After posting on prayer in the wake of our experience with Sandy, I got a chance to see it work up close. Two days after writing that post, my wife was struck with symptoms which everyone (GP, EMT, and ER personnel) thought were classic signs of a heart attack for a woman: nausea, pressure/pain in the left side of the chest moving towards the center, fatigue/weakness, and shortness of breath that wasn’t mitigated by an asthma treatment. (And a special message to women out there: familiarize yourself with the symptoms. Often, women don’t get the full Fred Sanford. The signs are different.) She wound up in the ER for a long night of fear and prayer, followed by two days of tests. All along, we hoped it was just something to do with her asthma, but we also feared the worst.
The point I made about prayer is that God isn’t Santa responding to a request as though he’d never heard it before. Jesus makes that quite plain in Matthew 6:8, when he tells us that God knows what we want before we ask.
If that’s the case, then: what use is prayer? Why ask? Why bother? It’s not like he’s going to answer and say, “There-there, it’s going to be okay. Relax. I got this covered.”
Or does he?
See, here’s the thing: right after telling us that God knows what you need before you ask, Jesus teaches us how to pray, in which he instructs us to ask for all kinds of things like daily bread and not leading us into temptation. Clearly, he wants us to ask for things. In Luke 11, he says, “What father among you, if his son asks for a fish, will instead of a fish give him a serpent; or if he asks for an egg, will give him a scorpion? If you then, who are evil, know how to give good gifts to your children, how much more will the heavenly Father give the Holy Spirit to those who ask him!”
So, in short: asking for good stuff = good. Right, let’s move on then.
As I followed the ambulance, I made the common prayer of the terrified husband/father/friend/relative: “Please let her be well.” I always add: let it be me instead, which is just plain old Irish superstition, as though death has come out to claim someone, and won’t return home without some soul in his icy grip. One day, He’s going to take me up on that one. I’m cool with that. (My wife isn’t.)
Short story long: it’s five days later, and she’s getting better. It wasn’t her heart: it was a problem arising from her asthma, which is severe. Prayer answered, or …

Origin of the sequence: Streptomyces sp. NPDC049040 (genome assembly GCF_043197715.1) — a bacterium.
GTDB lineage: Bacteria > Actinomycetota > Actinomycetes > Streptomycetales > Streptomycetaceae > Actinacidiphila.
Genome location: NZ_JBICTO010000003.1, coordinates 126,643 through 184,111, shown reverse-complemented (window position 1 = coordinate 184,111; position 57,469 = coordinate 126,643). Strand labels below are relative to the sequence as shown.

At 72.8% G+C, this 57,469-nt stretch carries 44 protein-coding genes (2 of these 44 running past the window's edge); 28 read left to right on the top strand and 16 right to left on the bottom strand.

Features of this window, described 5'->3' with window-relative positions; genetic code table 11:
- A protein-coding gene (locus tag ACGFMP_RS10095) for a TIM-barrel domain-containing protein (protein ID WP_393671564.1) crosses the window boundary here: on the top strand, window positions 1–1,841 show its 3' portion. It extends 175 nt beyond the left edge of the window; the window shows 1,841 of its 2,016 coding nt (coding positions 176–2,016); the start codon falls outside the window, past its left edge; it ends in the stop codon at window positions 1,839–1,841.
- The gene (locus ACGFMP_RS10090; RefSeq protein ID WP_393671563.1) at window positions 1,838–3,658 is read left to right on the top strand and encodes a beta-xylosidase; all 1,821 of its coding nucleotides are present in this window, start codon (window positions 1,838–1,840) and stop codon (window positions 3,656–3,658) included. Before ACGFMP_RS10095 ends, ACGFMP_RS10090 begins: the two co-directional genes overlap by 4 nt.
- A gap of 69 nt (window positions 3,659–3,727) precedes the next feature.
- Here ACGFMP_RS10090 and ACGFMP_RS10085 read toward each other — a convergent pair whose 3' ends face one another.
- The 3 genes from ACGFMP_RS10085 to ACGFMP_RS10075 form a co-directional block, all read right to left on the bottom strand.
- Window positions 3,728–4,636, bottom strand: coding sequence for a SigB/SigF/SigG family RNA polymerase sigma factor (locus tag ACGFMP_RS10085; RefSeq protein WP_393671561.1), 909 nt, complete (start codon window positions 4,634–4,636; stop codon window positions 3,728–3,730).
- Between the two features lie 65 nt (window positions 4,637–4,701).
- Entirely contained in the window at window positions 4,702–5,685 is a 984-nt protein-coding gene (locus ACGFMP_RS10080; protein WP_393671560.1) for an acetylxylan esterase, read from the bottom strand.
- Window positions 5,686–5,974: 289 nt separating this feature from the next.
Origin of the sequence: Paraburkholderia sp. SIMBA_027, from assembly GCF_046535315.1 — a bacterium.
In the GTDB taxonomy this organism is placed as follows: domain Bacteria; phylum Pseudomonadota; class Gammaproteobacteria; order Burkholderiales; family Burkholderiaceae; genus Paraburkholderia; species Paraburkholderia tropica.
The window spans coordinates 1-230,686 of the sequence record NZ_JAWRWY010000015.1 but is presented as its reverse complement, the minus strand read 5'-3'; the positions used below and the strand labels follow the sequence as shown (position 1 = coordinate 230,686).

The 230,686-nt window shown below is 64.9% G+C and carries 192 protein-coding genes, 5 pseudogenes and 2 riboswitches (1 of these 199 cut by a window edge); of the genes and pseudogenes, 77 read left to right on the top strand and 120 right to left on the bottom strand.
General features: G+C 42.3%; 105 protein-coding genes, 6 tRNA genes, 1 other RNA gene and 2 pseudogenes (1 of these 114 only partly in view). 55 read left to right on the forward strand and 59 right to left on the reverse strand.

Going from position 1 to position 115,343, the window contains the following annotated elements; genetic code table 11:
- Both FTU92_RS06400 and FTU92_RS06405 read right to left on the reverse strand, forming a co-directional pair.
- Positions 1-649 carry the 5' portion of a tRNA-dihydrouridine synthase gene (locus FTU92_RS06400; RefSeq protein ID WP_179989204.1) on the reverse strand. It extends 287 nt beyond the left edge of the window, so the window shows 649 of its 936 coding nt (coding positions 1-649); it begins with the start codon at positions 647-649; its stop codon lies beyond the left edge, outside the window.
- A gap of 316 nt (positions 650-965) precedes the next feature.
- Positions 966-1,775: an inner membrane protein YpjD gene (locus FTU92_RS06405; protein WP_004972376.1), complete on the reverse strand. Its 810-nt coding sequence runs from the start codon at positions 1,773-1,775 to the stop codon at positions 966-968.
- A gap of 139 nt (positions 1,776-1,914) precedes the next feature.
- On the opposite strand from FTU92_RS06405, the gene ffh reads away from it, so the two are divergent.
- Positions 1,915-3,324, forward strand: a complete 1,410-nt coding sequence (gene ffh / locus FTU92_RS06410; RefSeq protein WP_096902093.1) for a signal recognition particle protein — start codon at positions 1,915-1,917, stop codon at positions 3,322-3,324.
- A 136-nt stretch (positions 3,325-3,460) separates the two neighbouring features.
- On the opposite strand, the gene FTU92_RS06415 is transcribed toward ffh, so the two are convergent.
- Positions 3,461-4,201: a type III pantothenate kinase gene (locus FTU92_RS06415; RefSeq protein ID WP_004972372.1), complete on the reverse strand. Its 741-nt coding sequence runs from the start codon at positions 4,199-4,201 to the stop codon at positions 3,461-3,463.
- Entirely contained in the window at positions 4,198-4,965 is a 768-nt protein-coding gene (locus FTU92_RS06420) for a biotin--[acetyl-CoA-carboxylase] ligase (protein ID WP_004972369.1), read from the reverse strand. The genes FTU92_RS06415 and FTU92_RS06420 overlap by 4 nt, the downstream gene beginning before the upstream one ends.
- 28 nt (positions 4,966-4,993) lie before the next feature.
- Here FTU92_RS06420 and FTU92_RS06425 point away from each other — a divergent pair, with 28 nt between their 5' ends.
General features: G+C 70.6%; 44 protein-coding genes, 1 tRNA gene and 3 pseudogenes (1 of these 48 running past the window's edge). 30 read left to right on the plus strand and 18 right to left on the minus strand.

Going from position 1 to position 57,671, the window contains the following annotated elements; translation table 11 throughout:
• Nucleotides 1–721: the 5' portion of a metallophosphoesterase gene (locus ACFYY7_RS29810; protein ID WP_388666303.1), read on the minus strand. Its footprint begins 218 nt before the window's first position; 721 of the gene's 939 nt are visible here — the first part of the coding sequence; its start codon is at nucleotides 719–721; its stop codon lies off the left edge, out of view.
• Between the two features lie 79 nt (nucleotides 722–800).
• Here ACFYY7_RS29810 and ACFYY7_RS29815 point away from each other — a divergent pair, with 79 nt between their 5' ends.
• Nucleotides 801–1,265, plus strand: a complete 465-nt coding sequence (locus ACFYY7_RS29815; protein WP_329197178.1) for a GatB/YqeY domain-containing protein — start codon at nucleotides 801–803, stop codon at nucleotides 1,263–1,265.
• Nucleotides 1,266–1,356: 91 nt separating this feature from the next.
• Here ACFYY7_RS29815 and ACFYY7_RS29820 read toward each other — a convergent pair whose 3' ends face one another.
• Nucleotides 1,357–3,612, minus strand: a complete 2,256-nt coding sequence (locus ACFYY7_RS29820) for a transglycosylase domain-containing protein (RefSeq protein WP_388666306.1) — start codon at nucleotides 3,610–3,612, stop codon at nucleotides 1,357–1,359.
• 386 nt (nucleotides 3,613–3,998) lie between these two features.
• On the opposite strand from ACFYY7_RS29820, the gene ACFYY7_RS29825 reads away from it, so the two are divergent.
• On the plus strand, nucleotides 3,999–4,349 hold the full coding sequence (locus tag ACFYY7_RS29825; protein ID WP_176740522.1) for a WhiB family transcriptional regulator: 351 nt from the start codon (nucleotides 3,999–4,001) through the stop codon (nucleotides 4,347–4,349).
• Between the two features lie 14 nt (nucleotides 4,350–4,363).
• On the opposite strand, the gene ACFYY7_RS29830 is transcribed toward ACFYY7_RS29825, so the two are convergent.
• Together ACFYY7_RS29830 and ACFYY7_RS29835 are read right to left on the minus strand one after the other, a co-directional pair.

Would it have happened anyway? Did I move the will of God by prayers?
I’ll spare the cynical kiddies on the atheist channel the trouble: no, I did not. God is eternal, unchanging, immovable. To assume that one course of action was determined by the Divine Will and that this course of action was altered by my prayerful intervention is mere hubris. God doesn’t change His mind because you say “pretty please.”
But here’s the big …
However. God is always reaching out to us. He has gifts he wants to give us. He wants sincere and pure hearts to turn to him. He also wants insincere and impure hearts as well, so that He may heal them. There’s a little mustard seed He’s planted in our souls, and He wants it to grow into the greatest of shrubs and become a tree, so that the birds of the air come and make nests in its branches. He has both a blessing and a curse to bestow: he sets before us both life and death. He wants us to choose life, that our descendants and we may live.
See that word there: choose. He wants us to choose life, not death.
But, but, but, the skeptics and cynics sputter, who chooses death!? Everyone wants to live!
Once again, you’re thinking as men think, and not as God. Life is more than flesh. God does not mean a heart that beats or lungs that draw air. God isn’t asking you to choose between a pulse or a tomb. He’s asking you to choose Him. God is the blessing. God is life.
Our prayer must be the pivot point of that choosing. It must be an active choice: a movement of the individual human will towards the Divine Will.